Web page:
Health Alert: Drugged Driving Part 2

BRIDGEPORT, W.Va. (WDTV) -- Welcome back to Health Alert! Tonight is part two of our interview concerning the use of illicit drugs or misuse of prescription drugs, and how this can make driving a car unsafe—just like driving after drinking alcohol.

Drugged driving puts the driver, passengers, and others who share the road at risk. Joining us again this week for this Health Alert discussion is Thomas Marshall, M.D., medical director of UHC Emergency Department.

Question: Why is drugged driving a problem in teens and young adults?

Answer: Teen drivers are less experienced and are more likely than older drivers to underestimate or not recognize dangerous situations. They are also more likely to speed and allow less distance between vehicles. When lack of driving experience is combined with drug use, the results can be tragic. Car crashes are the leading cause of death among young people aged 16 to 19 years.

A 2011 survey of middle and high school students showed that, in the 2 weeks before the survey, 12 percent of high school seniors had driven after using marijuana, compared to around 9 percent who had driven after drinking alcohol.

A study of college students with access to a car found that 1 in 6 had driven under the influence of a drug other than alcohol at least once in the past year. Marijuana was the most common drug used, followed by cocaine and prescription pain relievers.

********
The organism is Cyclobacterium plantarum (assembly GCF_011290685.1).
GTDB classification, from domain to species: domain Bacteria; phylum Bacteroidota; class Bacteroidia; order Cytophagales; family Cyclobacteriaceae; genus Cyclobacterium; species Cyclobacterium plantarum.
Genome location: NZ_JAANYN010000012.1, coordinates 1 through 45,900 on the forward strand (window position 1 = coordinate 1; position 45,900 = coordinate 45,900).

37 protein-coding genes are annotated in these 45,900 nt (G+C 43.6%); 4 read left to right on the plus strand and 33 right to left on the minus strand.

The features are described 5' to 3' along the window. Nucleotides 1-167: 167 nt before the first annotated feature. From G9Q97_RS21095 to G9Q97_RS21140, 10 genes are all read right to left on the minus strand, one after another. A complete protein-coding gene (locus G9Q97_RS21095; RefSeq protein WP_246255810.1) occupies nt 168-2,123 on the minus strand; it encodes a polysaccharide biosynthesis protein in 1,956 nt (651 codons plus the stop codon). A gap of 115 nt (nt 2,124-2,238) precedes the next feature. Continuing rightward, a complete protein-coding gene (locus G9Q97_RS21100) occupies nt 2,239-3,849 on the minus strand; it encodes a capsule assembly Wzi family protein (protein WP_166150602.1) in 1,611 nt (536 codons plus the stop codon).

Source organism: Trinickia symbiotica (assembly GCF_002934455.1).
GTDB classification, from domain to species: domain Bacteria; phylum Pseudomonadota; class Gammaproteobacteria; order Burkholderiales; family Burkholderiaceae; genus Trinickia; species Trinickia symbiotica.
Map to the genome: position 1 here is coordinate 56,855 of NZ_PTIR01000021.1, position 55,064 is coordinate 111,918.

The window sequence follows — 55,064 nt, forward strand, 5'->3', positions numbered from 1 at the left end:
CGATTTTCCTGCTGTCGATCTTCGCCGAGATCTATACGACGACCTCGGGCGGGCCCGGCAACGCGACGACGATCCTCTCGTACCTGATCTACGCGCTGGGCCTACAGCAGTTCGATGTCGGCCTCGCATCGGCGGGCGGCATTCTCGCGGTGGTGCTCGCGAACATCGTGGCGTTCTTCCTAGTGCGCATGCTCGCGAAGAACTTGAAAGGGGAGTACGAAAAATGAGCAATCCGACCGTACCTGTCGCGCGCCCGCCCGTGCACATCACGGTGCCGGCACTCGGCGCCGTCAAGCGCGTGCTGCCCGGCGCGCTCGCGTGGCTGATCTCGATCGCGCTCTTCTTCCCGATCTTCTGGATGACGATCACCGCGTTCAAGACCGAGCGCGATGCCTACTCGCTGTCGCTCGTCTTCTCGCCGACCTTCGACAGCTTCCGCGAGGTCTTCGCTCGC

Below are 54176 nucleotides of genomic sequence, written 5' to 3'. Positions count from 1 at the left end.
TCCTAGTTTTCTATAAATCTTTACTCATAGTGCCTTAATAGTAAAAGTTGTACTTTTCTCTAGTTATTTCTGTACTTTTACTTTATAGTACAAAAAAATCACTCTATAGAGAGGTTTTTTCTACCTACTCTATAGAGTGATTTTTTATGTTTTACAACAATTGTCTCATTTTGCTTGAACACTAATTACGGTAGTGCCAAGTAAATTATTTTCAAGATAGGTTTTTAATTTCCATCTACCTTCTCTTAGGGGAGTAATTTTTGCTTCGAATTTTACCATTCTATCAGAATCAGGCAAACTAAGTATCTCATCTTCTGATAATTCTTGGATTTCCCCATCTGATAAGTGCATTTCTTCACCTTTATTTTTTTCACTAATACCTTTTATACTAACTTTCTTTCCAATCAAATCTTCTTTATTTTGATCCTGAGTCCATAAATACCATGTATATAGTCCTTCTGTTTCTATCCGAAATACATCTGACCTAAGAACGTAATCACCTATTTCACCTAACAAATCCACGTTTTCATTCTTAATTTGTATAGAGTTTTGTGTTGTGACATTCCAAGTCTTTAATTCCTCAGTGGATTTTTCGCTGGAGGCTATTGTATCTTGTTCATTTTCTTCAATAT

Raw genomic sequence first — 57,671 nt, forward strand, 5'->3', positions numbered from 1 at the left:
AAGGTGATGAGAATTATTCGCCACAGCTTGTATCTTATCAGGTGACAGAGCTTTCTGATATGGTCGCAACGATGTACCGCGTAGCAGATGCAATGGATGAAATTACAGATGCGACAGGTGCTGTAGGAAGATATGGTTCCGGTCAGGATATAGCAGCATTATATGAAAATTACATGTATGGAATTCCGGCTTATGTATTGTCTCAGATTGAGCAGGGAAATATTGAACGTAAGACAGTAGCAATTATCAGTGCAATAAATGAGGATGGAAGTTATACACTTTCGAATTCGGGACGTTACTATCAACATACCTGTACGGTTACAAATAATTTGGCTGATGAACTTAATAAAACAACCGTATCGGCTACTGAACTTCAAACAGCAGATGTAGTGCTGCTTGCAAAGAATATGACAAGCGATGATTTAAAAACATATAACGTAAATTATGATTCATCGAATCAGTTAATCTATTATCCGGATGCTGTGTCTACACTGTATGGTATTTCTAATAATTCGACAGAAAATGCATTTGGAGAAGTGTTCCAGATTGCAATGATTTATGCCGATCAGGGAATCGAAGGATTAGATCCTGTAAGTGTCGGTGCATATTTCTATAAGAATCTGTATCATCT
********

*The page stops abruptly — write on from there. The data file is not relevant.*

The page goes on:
Question: Do we see much Drugged Driving in Older Adults?

Question: Surprisingly, yes. In 2010, more than one-quarter of drugged drivers in deadly crashes were aged 50 years or older. Illicit drug use in adults aged 50 to 59 has increased, more than doubling from 3% in 2002 to 7% in 2010. Mental decline in older adults can lead to taking a prescription drug more or less often than they should or in the wrong amount. Older adults also may not break down the drug in their system as quickly as younger people. These factors can lead to unintended intoxication while behind the wheel of a car.

Question: As the medical director of the emergency room, what would you like to leave our viewers with tonight concerning drugged driving?

Answer: Use of illicit drugs or misuse of prescription drugs can make driving a car unsafe—just like driving after drinking alcohol.

In 2014, 10 million people aged 12 or older reported driving under the influence of illicit drugs in the past year.It's hard to measure how many crashes drugged driving causes.After alcohol, marijuana is the drug most often linked to drugged driving. In 2010, more than 1/4 of drugged drivers in fatal crashes were aged 50 years or older.

When lack of driving experience is combined with drug use, the results can be tragic.People who use drugs and alcohol should develop social strategies to prevent them from getting behind the wheel of a car while impaired.

WEB EXCLUSIVE
Question: What steps can people take to prevent drugged driving?

Answer: Because drugged driving puts people at a higher risk for crashes, public health experts urge people who use drugs and alcohol to develop social strategies to prevent them from getting behind the wheel of a car while impaired. Steps people can take include:

-offering to be a designated driver

-appointing a designated driver to take all car keys

-getting a ride to and from parties where there are drugs and alcohol

-discussing the risks of drugged driving with friends in advance